Would you drag a dirty toilet seat across your kitchen floor? If not, rethink your shoe policy!
We just moved into a new house, and much to my children’s delight, it is a house with stairs.
Like most kids, they have wanted to live in a house with stairs for as long as I can remember. This house definitely fits the bill, with not one but two staircases, both thickly carpeted (much to my relief). Unfortunately, that carpet is both thick and white. Not bright-white, luckily, but definitely a uniform cream-color — the kind of color that provides a perfect backdrop to highlight every speck of dirt tracked in by little shoes.
After the first, chaotic day of moving was over, I found more than one patch of dirt where none had been the day before. They came up easily enough, but it was enough for me to instate a rule that I’ve been wanting to reinstate for years anyway — no shoes in the house.
Growing up, we had friends who didn’t allow shoes in their home. I always thought it was a weird rule and was often slightly embarrassed when I had to take off my shoes and had a hole in my sock or happened to be wearing a dingy, well-worn pair. I didn’t understand the rule, and since most of the families who had that rule were Asian, I assumed it was a cultural thing. And it is more common in other cultures, but it’s based on common sense about the kind of things our shoes pick up … things we definitely don’t want tracked across the carpets our kids play on, according to a University of Houston study recently broken down at The Hearty Soul:
“It’s amazing how far humans travel during the day,” said Professor Kevin Garey, study co-author. “And all that walking drags in germs and bugs.” According to his findings that studied 2,500 samples, about one-quarter of shoe soles tested positive for a bug that can cause painful stomach cramps. Last year, the University of Arizona studied bacteria on shoes and discovered that 440,000 units of bacteria attached themselves to the soles within two weeks. In fact, according to the researchers, bacteria thrive better on shoes than toilets … Chemicals used in farming or toxins you throw on your lawn can also make their way in to the home via your shoes. A study by Baylor University in 2013 showed people who live near asphalt roads sealed with coal tar had an increased risk of cancer from toxins as they were brought in to the home by their shoes.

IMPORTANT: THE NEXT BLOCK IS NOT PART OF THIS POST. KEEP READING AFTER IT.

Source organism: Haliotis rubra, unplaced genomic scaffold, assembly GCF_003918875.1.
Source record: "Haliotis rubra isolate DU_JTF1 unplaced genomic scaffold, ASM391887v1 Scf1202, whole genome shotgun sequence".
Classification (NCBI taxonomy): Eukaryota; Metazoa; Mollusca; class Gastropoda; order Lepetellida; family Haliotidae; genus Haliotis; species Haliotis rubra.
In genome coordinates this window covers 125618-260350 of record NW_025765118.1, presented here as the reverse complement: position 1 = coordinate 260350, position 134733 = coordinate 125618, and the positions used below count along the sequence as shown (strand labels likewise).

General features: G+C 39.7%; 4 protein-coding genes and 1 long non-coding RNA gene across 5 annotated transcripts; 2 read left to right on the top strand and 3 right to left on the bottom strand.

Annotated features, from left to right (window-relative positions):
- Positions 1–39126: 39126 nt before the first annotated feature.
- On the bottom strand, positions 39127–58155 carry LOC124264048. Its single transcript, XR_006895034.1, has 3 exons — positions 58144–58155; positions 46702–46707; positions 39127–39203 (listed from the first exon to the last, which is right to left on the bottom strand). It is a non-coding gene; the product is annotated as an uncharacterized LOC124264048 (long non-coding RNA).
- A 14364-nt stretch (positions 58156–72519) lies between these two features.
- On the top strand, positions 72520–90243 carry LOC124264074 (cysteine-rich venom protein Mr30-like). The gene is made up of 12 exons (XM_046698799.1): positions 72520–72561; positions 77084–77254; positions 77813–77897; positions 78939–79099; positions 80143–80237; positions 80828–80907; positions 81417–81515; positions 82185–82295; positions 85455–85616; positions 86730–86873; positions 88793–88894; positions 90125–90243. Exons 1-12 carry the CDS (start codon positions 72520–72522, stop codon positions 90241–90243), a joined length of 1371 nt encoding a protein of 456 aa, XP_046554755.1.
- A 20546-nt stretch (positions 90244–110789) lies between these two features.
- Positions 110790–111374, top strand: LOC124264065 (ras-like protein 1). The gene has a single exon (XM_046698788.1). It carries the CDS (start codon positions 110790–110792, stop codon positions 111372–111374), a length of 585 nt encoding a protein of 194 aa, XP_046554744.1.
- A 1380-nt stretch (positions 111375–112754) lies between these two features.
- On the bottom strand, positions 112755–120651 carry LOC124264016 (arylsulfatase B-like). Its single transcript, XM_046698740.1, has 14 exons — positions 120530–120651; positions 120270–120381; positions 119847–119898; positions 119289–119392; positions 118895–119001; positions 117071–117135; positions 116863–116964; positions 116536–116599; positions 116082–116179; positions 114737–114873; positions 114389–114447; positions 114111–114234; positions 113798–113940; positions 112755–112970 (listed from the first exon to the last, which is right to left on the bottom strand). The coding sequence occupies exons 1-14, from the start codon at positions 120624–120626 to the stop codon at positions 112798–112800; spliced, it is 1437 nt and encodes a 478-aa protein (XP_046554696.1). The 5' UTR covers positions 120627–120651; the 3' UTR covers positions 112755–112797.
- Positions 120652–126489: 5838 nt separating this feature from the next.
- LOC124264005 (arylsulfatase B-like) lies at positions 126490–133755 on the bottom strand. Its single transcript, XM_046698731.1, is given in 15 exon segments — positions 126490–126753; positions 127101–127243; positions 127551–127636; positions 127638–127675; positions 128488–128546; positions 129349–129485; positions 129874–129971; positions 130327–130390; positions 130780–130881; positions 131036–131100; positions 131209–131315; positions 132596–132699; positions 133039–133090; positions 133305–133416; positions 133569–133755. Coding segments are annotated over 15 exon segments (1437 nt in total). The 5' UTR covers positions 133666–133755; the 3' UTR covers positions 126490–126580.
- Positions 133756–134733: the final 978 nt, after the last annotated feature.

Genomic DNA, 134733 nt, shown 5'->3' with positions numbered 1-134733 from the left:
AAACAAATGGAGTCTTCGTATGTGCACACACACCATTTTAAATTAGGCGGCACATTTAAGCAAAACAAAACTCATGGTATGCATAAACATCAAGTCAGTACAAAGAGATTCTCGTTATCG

Y’all, that is gross. I knew that shoes picked up bacteria, but I figured it was probably just immune-boosting, like letting your kids eat off the floor. But you know what I would never do? Let my child eat off a toilet seat or a recently pesticide-covered lawn.
Apparently, though, that’s exactly what I’ve been doing all these years. I can vividly remember a day just a few weeks ago, when Lincoln walked across the lawn that had been sprayed that morning and into the house, where he lapped the kitchen a few times before kicking his shoes off, opening a granola bar, dropping it on the floor he had just walked on, and then picking it up and eating it.
How did I not even make the connection between the pesticides on the lawn and his shoes? I feel like this is one of those trick images, where once you see it, you can’t unsee it. I’ve been letting my children track worse-than-toilet muck across the kitchen and eat off of it for years.
But no more. It’s perfect that this is coinciding with our move, because new rules are picked up more easily in new surroundings, and this rule is going to be enshrined into our home like the proverbial cornerstone. Maybe I can even have a doormat made with a clever phrase like, “Home is where the Heart is, not the Sole.”
Is a shoes-off policy at home really worth it?